Physics is fascinating because of the intellectual excitement it provides and because of the applications it offers. In the Group of Applied Physics (GAP) at Geneva University we get our inspiration from both of these motivations. Optics, in this respect, has a privileged place. Indeed, in modern optics, experiments and theory progress hand-in-hand, and practical applications are close behind. Consequently, we can work both on conceptual issues and on applications. Moreover, it is a very good time for optics! The fascinating new insight about quantum mechanics brought about by recent quantum optics experiments on one side, and the tremendous development of optical communications on the other, illustrates our privileged position!
The American Research Council has recently declared optics as the technology of the 21st century. In contrast, a famous physicist, Michael Berry, has declared that the 21st century will be shaped by quantum physics, in a way similar to electrodynamics, which shaped the 20th century. Our position in GAP-Optique, at the crossroads between optics and quantum physics, ensures our participation to both challenges.
Congratulations to Dr. Christoph Clausen (pictured center of photo) for defending his doctoral thesis in February. The work involved the development of a source of entangled photons which could interact with solid state crystals acting as a quantum memory. This lead to a demonstration of entanglement transfer to the crystals followed by successful retrieval of the quantum information. This opens the door to a possible quantum repeater in the future. His thesis is available from our website.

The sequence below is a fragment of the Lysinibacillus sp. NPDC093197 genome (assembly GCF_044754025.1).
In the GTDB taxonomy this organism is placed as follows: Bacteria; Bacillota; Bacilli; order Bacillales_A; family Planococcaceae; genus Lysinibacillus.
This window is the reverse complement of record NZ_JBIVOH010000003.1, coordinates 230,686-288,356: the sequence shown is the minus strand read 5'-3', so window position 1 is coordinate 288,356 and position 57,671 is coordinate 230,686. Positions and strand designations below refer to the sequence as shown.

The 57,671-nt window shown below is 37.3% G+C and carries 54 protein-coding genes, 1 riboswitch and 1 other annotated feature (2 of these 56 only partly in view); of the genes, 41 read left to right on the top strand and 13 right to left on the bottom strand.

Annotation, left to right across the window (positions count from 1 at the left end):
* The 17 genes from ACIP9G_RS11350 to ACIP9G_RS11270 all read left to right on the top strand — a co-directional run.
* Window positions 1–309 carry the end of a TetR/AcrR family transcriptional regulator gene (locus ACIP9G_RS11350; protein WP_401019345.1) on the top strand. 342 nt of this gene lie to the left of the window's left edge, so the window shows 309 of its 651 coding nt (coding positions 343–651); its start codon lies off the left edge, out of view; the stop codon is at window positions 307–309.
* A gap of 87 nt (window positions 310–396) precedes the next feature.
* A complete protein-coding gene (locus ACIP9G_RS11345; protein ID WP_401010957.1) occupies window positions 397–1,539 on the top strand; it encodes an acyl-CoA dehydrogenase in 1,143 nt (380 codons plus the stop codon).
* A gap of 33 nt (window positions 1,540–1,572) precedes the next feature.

This February, Professor Nicolas Gisin gave an open lecture at the University of Geneva, focusing on some of the extraordinary topics in his research. Starting off by talking about the implications of Newton's theory of universal gravitation, he led the audience to discover the fascinating phenomenon of quantum teleportation and the concept of non-locality. The lecture is now available for public viewing in French on the University of Geneva's Media Server.
Here is an excellent article written by Chris Lee on the Ars Technica website. It provides an overview and explanation of Quantum Cryptography for the general public, starting with the motivation for this technology; namely Quantum Computing, which could provide an efficient way of hacking classical encryption methods in the future. An interview with Professor Nicolas Gisin outlines the corresponding research work carried out in our group. In order to aid understanding, it includes a nice video explaining one version of Quantum Cryptography protocols, the so called BB84 protocol.
In our article published in the November issue of Nature Photonics, Nicolas Sangouard discusses a recent proposal for a quantum communication protocol without quantum memories, which could be an alternative approach for distributing quantum information over long distances. However, it is not without its own challenges, which are discussed and compared to the current work on quantum repeaters.